More Dogs on Main: I saw a shadow
Midwinter conditions are great in midwinter
Well, here it is, April 1, and the snow just keeps coming. Somebody thought it would be a good idea to extend the ski season to April 23. I don’t know anybody who is even remotely excited about it. The resorts are so thin on employees already that you can’t get French fries at some of the lodges. Apparently the person who cleaned up the mess at the fryer has gone home to South America, and we’re not making that mess again. So no fries for you. The remaining staff will be working non-stop from here to the end. There’s no chance we’ll have our bikes out, so I guess we might as well ski. Conditions have been midwinter good. Tuesday the sun was out, and the day was planned around lunch on the deck. Instead, the howling wind (and closed lifts) forced us off the mountain. It was nice to see a shadow.
There have been a couple of strange encounters on the mountain. First is the woman who was aiming for the Daly Chutes and ended up in Midway by mistake. It seems crazy, but in the flat light, it’s perfectly reasonable when you can’t really tell up from down. The reported story says she took an Uber from Midway back to Deer Valley and was skiing the chutes a couple of hours after making a wrong turn.
Another day, I was on the plaza at Deer Valley waiting for my group to gather up. A guy approached and asked if I knew the mountain. He then asked, “Can y’all point me to the Payday chair?” He explained that he had been waiting for his group for a long time, and they finally texted that they were waiting for him in the line at Payday. My first thought was, “What part of Texas are you from,” but I patiently explained that he was at the wrong resort. He assumed I meant the wrong lift, and it took some persistence to convince him that either he or his friends were in entirely the wrong place. I’m not sure how that one worked out, but suspect it wasn’t as smooth as the lost woman taking the Uber back from Midway.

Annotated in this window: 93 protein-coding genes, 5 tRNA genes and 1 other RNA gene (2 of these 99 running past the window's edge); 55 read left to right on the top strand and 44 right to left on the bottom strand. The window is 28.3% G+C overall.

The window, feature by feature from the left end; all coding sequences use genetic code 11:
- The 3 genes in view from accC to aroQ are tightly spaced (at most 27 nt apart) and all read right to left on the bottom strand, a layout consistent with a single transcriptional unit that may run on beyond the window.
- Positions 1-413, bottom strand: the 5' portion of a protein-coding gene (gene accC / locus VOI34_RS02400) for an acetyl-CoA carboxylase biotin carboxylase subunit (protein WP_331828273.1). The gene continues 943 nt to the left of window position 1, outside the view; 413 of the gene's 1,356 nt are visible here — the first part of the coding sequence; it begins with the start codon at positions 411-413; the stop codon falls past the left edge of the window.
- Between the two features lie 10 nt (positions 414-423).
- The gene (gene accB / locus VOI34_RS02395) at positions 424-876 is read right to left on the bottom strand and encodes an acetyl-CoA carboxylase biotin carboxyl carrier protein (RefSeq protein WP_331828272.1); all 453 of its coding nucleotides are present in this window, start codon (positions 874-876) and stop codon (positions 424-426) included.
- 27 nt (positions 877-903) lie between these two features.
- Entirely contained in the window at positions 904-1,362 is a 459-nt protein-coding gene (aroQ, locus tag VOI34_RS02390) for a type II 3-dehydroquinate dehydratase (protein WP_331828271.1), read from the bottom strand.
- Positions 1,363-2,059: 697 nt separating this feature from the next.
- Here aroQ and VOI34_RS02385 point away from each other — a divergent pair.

On the same day, after a very good morning of skiing in the bowl and hiking the chutes, my friend and I were tired and headed down. As we were just getting on the Judge lift, the liftie said, “Whoops, it looks like you’re about to drop a knee.” We both instinctively started checking for loose gear, then realized he was a fellow telemark skier making a corny but delightful joke. A nearly perfect ending to a nearly perfect day.
The only thing that would have made it closer to perfect is to have had enough sunlight to cast a shadow, enough warmth to ski without dressing like the Michelin man with a full face cover, and not having snow accumulating on my goggles. In other words, spring. Midwinter conditions are great in midwinter. It’s corn season. The redwing blackbirds are back, and complaining about it. The Canada geese are circling around looking for a place to land on a pond that shouldn’t be frozen over this time of year. It’s the first of April. Can it just stop?
The Provo River runs through my front yard. The road between the house and the highway is a flood control dike built decades ago when the Duchesne Tunnel started bringing water from the Colorado River drainage into the Great Salt Lake drainage. All Utah rivers are plumbing. In all the years I’ve been here, I’ve never had flooding where my house is. Not even when I was a child and my treehouse was where my house is now. So I’m feeling pretty secure.
It would help if they didn’t bring Colorado River water through the tunnel. But we need to refill the Great Salt Lake, I’m told. Or if they left the water where God put it, they could help refill Lake Powell. I think they are going to fill my crawlspace.
We’ve started a bit of a neighborhood emergency planning process. If the bridge is damaged, there are a lot of families stuck. The only way out is over Wolf Creek Pass to Tabiona, and that won’t get plowed until late June this year. Makes for a long pizza run. It’s complicated because of the jurisdictional chowder involved. The highway is UDOT, the river flow is somewhat controlled by Provo River Water Users who manage the tunnel, but nobody controls the rate of snow melt.
The river is the county line, so there are two counties quite willing to let the other take the lead on it. And then there are a bunch of private roads and private bridges. There’s nothing anybody can do if the snow melts quickly. The best we can do is figure out how to notify people of a possible problem, which is tricky because the people most likely to get isolated are also the farthest away from the bridge. So that’s an interesting problem to worry about while still plowing snow in April. If the snow melts enough to find the barns, I can move the farm machinery to higher ground and hope for the best.
It’s going to be an interesting couple of months.
Guest editorial: Utahns pressing for climate action
Utahns have already felt the impacts of a warming climate with a mega-drought, air pollution, an increase in wildfires and threatened fisheries.
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